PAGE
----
On 19 March 2021, the FCA issued an update regarding the temporary measures it is putting in place for RTS 27 reports and 10% depreciation notifications whilst it consults on changes to these requirements later this Spring. The temporary measures will be in place until the end of 2021.
In terms of RTS 27 reports the FCA states:
- The next set of RTS 27 reports on execution quality will be based on pre-Brexit data which means that the information in them is likely to be of limited use for market participants and may even be misleading. There is also a challenge arising from the EU’s two-year suspension of RTS 27 reports for firms in the temporary permissions regime.
- The FCA is currently preparing a consultation looking at the RTS 27 reporting obligation, with a view to abolishing it, given concerns that have been expressed around the value of these reports.
- The FCA will not take action against firms who do not produce RTS 27 reports for the rest of 2021. The FCA expects that by the end of 2021 it will have concluded its policy consideration of the future of these reports.
In terms of 10% depreciation notifications the FCA states:
- For the last 12 months the FCA has adopted temporary COVID-19 measures on the requirement for firms to issue 10% depreciation notifications to investors (COBS 16A.4.3 UK).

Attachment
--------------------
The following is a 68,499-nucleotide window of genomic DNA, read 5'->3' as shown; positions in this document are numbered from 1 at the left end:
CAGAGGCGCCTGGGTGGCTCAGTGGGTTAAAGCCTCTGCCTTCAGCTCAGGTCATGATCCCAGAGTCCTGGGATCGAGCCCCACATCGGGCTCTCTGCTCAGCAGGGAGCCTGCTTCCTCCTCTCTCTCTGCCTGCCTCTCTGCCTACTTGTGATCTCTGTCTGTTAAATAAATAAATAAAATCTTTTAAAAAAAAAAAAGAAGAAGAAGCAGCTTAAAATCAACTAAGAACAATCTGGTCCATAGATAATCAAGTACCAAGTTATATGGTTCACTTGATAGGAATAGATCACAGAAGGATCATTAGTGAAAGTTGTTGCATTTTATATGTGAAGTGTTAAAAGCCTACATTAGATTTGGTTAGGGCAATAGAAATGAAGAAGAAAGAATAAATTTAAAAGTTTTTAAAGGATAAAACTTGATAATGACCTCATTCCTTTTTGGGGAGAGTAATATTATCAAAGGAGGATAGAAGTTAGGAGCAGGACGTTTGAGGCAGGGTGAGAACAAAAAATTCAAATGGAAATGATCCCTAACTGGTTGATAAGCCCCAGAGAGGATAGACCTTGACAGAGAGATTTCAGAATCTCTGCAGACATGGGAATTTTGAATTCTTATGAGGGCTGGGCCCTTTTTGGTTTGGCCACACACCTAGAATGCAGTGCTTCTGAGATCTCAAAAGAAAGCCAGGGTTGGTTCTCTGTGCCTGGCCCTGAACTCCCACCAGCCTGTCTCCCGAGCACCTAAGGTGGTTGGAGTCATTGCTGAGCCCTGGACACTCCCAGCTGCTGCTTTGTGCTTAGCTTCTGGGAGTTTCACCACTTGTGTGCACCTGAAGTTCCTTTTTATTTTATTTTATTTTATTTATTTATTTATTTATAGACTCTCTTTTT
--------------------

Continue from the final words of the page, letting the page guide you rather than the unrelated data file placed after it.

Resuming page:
- The FCA intends to consult on changes to the requirement later this Spring. It is therefore extending the temporary measures for firms until the end of 2021 while it undertakes policy work on the future of the requirement.
- During this period, the FCA will not take action for breach of COBS 16.A.4.3 UK for services offered to retail investors provided that the firm has:
- issued at least one notification in the current reporting period, indicating to retail clients that their portfolio or position has decreased in value by at least 10%
- informed these clients that they may not receive similar notifications should their portfolio or position values further decrease by 10% in the current reporting period
- referred these clients to non-personalised communications, perhaps made available on public channels, that outline general updates on market conditions (these could contextualise potential drops in portfolio or position value to help consumers meet their objectives, rather than making impulse decisions about their investments) and
- reminded clients how to check their portfolio value, and how to get in touch with the firm
- Firms must still pay due regard to the interests of their customers and treat them fairly (Principle 6), and pay due regard to the information needs of their clients, and communicate information to them in a way which is clear, fair and not misleading (Principle 7).
- For services offered to professional investors, the FCA will not take action for breach of COBS 16A.4.3 UK provided that firms have allowed professional clients to opt-in to receiving notifications.